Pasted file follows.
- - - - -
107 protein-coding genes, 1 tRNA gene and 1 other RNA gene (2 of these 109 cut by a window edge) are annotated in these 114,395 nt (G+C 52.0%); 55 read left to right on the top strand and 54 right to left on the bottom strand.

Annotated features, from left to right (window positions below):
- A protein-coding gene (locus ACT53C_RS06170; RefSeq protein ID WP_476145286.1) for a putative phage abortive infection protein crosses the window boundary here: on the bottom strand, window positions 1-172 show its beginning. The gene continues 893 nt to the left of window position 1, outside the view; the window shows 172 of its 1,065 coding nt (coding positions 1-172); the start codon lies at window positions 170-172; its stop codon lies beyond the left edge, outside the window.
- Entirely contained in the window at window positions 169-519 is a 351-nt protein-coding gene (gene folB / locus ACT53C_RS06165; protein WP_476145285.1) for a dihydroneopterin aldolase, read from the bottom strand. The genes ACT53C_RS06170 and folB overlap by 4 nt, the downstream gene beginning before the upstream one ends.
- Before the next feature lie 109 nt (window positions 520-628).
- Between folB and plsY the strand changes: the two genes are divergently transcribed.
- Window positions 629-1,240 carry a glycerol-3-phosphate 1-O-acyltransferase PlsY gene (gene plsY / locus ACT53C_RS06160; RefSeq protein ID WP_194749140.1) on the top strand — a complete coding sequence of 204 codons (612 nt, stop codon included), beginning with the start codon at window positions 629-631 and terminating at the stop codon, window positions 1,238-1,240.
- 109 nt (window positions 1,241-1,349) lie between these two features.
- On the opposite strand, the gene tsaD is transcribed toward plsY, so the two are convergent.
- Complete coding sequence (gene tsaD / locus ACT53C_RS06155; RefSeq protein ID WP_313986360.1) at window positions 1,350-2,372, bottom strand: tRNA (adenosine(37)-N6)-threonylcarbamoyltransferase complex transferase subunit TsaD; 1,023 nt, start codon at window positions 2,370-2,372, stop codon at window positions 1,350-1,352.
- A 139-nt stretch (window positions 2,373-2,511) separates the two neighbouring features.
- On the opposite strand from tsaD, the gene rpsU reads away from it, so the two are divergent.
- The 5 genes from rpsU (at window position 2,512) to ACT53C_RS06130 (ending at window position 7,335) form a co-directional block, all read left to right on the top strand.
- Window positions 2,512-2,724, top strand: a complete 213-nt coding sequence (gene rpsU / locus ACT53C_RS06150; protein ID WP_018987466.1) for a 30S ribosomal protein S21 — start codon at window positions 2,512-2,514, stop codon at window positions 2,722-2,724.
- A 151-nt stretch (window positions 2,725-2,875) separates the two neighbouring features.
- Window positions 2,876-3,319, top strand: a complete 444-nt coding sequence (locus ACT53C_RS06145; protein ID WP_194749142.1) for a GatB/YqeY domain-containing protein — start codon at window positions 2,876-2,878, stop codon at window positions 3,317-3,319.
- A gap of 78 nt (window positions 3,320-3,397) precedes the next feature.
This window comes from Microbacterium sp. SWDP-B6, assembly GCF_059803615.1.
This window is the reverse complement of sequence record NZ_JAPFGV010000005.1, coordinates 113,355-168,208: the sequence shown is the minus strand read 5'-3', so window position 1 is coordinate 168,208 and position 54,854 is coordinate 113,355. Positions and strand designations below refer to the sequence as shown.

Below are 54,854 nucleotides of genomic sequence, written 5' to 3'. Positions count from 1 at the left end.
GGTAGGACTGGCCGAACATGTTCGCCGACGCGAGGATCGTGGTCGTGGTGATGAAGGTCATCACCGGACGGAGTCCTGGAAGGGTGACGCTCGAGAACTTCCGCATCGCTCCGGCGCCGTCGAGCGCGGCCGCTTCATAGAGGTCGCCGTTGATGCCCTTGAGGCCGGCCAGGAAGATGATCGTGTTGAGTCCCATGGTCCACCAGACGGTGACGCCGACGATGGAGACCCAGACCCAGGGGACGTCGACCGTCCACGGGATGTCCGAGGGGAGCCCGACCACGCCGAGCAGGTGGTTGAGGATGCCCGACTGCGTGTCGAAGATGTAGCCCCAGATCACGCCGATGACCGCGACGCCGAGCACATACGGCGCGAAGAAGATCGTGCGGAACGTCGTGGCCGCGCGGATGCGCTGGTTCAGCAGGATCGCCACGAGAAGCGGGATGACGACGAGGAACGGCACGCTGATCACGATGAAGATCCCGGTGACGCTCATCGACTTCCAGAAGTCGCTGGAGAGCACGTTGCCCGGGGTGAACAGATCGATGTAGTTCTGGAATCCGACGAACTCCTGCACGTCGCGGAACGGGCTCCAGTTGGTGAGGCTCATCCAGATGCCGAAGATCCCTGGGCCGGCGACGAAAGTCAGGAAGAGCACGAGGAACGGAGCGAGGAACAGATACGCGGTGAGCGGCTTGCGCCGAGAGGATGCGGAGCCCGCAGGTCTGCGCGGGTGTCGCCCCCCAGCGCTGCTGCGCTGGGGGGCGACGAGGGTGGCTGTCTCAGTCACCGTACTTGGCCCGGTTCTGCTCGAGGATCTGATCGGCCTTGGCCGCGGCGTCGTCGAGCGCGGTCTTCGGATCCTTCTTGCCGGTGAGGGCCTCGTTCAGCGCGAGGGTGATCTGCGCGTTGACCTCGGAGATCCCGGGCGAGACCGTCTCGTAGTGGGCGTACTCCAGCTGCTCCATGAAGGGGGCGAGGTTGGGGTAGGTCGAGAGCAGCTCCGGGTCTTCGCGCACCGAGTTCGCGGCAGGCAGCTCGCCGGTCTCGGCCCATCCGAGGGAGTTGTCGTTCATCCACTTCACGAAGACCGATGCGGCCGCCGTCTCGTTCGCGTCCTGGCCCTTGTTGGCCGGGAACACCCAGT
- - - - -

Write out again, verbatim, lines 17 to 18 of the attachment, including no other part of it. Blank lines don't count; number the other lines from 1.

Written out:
- A gap of 78 nt (window positions 3,320-3,397) precedes the next feature.
This window comes from Microbacterium sp. SWDP-B6, assembly GCF_059803615.1.